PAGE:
The two-day military operation was the fiercest in over 20 years, according to the UN agency that assists Palestine refugees, UNRWA.
At least 12 people were killed, including four children, and another 140 were injured. Around 900 houses were damaged, with many now uninhabitable.
“We went to Jenin camp with our partners to show solidarity with residents and reassure them that they are not alone,” said Leni Stenseth, the UNRWA Deputy Commissioner-General.
Trauma, exhaustion and fear
The delegation also included Adam Bouloukos, Director of the agency’s West Bank Field Office, and Lynn Hastings, the UN Resident and Humanitarian Coordinator. They were accompanied by several senior representatives from the international and donor community.
“The destruction I saw was shocking. Some houses were completely burned down, cars had been crushed against walls, roads were damaged; the UNRWA health centre was destroyed,” Ms. Stenseth said.
“But, more than the physical damage, I saw the trauma in the eyes of camp residents who had witnessed the violence. I heard them speak about their exhaustion and fear.”
Classrooms practically empty
Around 24,000 people live in the Jenin Refugee Camp, which is located in the northern West Bank. The UNRWA health centre there was so badly damaged that it can no longer be used, and four of its schools sustained minor damage, the agency said.
While some students were back in the classroom on Sunday, attendance was very low, with some parents reporting that their children were too scared to leave their homes.
Mr. Bouloukos said the delegation visited a classroom where students shared that just 10 days ago, they had buried a classmate who was killed in an earlier incursion. He said it is very hard for children to walk to school as the main roads are still unusable.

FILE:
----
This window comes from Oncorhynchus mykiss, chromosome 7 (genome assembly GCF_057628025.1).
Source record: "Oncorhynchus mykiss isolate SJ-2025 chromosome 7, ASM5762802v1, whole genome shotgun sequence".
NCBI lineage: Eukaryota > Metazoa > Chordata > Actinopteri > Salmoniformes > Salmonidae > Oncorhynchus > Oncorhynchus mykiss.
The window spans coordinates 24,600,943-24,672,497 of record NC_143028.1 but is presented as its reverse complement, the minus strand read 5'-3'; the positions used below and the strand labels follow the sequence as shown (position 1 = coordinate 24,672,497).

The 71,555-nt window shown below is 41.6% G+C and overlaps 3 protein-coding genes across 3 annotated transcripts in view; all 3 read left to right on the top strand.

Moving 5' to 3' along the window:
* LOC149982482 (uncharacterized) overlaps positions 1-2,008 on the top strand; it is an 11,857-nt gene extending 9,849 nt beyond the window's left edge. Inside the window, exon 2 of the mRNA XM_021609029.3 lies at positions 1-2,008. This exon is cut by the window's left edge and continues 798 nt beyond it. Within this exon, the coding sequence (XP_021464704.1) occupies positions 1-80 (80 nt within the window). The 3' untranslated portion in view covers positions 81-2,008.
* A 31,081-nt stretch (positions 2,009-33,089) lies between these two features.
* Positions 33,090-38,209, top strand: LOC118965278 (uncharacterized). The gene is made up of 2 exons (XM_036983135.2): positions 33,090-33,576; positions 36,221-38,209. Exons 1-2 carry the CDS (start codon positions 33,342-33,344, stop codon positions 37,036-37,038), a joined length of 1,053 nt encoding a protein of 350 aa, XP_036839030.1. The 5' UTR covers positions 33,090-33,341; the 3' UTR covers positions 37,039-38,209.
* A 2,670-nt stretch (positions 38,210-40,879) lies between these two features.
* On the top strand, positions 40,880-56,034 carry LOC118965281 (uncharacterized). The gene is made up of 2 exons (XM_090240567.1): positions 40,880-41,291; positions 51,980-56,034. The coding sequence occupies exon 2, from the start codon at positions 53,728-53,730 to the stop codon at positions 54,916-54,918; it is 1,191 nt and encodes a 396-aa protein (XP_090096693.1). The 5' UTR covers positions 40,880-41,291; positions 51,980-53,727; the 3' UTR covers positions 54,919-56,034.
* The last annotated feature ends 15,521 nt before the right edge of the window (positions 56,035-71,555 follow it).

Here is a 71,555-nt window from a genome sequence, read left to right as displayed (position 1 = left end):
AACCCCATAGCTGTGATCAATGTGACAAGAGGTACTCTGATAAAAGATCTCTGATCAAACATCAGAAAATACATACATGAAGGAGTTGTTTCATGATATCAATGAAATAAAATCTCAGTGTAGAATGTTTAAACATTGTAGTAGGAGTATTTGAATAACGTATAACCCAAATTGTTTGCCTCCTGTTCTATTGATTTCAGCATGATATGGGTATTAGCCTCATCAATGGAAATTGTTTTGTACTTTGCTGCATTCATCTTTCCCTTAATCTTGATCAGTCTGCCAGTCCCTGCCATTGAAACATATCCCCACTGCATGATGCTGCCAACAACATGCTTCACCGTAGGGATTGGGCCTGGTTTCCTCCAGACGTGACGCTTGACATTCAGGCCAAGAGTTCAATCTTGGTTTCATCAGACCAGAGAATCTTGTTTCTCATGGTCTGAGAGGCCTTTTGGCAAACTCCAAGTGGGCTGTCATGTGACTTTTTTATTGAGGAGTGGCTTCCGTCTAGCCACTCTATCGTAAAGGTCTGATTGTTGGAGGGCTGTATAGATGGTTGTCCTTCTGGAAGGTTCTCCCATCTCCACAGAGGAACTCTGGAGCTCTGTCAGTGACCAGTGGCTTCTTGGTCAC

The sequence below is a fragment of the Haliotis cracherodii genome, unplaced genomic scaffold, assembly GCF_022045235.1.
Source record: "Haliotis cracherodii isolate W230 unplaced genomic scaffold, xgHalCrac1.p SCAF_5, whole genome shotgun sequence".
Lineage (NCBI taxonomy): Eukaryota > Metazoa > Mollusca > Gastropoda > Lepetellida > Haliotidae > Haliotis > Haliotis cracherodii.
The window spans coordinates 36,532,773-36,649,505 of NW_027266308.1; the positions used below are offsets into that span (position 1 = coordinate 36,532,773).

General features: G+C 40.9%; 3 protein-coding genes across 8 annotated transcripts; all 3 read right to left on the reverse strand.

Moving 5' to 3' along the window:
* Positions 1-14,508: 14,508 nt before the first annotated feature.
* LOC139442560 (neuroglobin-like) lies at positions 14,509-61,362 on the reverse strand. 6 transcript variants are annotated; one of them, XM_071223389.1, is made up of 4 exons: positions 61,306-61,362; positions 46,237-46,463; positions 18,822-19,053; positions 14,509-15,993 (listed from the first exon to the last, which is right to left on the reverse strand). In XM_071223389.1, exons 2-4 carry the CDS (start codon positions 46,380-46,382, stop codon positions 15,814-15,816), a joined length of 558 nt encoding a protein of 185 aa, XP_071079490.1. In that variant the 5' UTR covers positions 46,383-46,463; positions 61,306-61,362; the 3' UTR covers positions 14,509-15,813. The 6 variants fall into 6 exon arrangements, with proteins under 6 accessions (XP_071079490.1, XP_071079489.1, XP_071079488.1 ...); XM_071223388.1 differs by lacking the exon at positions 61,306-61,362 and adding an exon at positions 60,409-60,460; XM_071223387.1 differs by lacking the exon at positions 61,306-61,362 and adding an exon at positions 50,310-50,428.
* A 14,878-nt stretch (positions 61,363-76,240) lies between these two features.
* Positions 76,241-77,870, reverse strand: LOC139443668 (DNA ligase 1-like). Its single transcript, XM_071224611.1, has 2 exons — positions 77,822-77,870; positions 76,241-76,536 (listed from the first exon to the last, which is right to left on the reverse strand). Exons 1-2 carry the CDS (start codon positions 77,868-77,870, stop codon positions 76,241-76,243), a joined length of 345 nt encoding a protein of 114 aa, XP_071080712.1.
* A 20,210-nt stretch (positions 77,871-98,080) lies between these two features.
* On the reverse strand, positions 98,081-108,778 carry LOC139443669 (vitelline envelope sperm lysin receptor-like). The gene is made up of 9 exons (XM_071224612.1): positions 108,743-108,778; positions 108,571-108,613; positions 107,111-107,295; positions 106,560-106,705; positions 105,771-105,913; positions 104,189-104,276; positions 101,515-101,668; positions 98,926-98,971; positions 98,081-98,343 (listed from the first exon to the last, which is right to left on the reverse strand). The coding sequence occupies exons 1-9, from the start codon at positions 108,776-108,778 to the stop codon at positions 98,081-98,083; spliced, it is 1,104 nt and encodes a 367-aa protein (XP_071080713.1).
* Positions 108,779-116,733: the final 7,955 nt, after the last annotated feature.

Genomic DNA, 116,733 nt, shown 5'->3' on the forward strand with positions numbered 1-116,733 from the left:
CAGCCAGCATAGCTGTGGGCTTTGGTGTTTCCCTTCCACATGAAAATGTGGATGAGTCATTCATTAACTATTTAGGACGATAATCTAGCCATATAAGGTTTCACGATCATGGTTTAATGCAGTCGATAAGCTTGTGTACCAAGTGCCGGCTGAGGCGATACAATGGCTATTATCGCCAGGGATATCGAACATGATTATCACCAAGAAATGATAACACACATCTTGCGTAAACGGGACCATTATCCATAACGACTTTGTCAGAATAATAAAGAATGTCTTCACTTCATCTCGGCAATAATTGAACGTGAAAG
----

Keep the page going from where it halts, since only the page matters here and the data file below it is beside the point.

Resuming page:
“When trying to find alternative ways to school, some younger children lost their way. We truly feared for their safety due to the risks of unexploded ordinance. A priority now is to provide mental and psychosocial support to help children cope with their fear and anxiety,” he added.
UNRWA said the Jenin Refugee Camp has witnessed severe violence over the last two years, with 2023 being particularly intense.
“The camp is now partially without access to electricity and water,” Mr. Bouloukos said. “Nearly eight kilometres of water piping and three kilometres of sewage lines were destroyed due to the use of heavy machinery that ripped up large sections of the roads.”
Large-scale cleaning operations are underway, and UNRWA commended local and municipal authorities for their efforts in this regard.
At least 3,500 people were forced to flee their homes due to the military operation. UNRWA said the priority is to help to restore some sense of normality for residents by resuming its services in the camp in areas such as education, health, sanitation, and providing cash assistance to families.
The UN agency urged donors and partners to immediately make funds available for its humanitarian response in the camp.
Ms. Stenseth also underscored the greater need for peace across the occupied Palestinian territories “through a much needed just political solution that will also address the plight of Palestine refugees”.